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Real Life: The Journey from Isolation to Openness and Freedom

by Sharon Salzberg

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273876,645 (4.5)7
"Merging the insights of inspiring voices with her own understanding of mindfulness, New York Times bestselling author Sharon Salzberg shows us how we can recover from the emotional effects of crisis. When confronted with pain and obstacles, we often shrink back and contract out of fear and disappointment. That can become a way of life. In Real Life, Sharon Salzberg lets us know it doesn't have to be that way. When we feel alone, cut off, or trapped, we can let those difficulties steer us onto a path toward an authentic, flourishing life-living in a way that allows us to find the wholeness that lies within. Even when we're alone, a sense of community can accompany us through the stormy times. Our words, hearts, and actions can line up with a larger vision, rather than the smaller views our anxious, fearful thoughts arouse in us. To live in a less constricted way-with a more spacious, open sense of possibility, creativity, connection, and joy-Salzberg says we need to get real about what's most important, to ask ourselves, "What do I most deeply yearn for?" "What would I benefit from letting go of?" "What do I believe is possible for me?" We accomplish the journey to expansive freedom (Real Life) through developing tools like mindful awareness, friendship, and a greater sense of purpose/aspiration. We learn to: take some risks with what we dare to imagine; take an interest in internal states we might normally try to avoid; and take an interest in people we might normally try to avoid Real Life is about the journey we make when we decide to live the life that speaks to our innermost longing to live free"--… (more)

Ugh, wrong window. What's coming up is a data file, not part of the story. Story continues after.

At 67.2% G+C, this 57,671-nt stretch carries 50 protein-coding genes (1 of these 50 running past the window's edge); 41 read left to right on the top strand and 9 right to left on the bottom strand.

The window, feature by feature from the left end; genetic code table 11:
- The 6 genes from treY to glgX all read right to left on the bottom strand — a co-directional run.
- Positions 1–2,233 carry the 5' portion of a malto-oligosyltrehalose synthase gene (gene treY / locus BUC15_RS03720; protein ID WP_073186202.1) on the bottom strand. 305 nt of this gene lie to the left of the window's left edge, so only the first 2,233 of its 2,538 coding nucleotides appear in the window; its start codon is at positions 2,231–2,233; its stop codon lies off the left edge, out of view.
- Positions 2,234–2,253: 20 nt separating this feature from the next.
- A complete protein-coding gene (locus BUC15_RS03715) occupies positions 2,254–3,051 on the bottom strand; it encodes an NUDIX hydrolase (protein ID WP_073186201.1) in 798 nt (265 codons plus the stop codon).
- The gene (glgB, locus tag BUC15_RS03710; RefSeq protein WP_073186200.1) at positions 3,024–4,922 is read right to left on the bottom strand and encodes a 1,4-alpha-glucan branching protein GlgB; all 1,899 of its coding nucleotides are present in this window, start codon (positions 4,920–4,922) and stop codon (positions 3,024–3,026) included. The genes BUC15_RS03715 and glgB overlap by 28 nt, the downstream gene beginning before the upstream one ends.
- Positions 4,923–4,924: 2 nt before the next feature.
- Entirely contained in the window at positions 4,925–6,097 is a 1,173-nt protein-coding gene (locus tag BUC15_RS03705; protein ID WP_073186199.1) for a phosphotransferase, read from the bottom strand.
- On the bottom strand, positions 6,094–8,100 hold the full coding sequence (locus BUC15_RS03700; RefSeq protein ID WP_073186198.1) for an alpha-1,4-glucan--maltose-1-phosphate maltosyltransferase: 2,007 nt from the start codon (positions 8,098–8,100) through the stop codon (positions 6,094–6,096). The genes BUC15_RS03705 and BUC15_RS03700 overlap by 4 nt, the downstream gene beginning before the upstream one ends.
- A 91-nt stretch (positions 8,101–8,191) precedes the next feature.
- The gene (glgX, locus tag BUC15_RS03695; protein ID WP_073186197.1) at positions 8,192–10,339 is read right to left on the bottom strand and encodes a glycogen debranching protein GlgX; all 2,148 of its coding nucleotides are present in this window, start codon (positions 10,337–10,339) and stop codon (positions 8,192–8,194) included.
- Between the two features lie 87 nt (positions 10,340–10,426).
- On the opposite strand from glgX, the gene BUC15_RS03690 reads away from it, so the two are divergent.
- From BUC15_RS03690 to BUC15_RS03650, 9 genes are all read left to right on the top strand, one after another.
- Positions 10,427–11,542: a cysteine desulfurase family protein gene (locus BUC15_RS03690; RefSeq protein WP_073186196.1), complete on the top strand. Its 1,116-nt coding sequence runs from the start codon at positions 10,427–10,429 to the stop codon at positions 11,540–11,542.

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I read and reviewed this author’s book “Lovingkindness” and found it wonderful.

As far as the present book is concerned, I cannot really say what it is about, though I can see that the subtitle is “the journey from isolation to openness and freedom”.

There were also short passages or sentences that I had difficulty in comprehending. It is her way of writing I find difficult. I prefer things to be concrete for them to be comprehensible.

Sharon is a Buddhist so the book contains much about this religion.

The Buddha declared that the only status that truly matters is the status of personal goodness and this is attained through personal effort, not by birth.

He said that a true Brahmin is one who is gentle, wise and caring.

In Buddhist teaching, the journey to freedom can be described as:

Moving from craving/endless searching to peace’

Moving from aversion (anger and fear) to compassion

Moving from delusion to vibrancy and connection.

We’re told to practice looking directly at difficult feelings and having equanimity or peace of mind toward them.

We’re told about RAIN,

R is for recognize

A for allow

I for investigate

N for nurturing – remembering to be kind to yourself.

“The use of RAIN shows us how we might create a larger, lighter, kinder space for any emotion -- “

This brings about a natural sense of greater freedom and ease.

Tibetan teacher Tsoknyi Rinpoche shares a way of connecting to ourselves called the “handshake practice.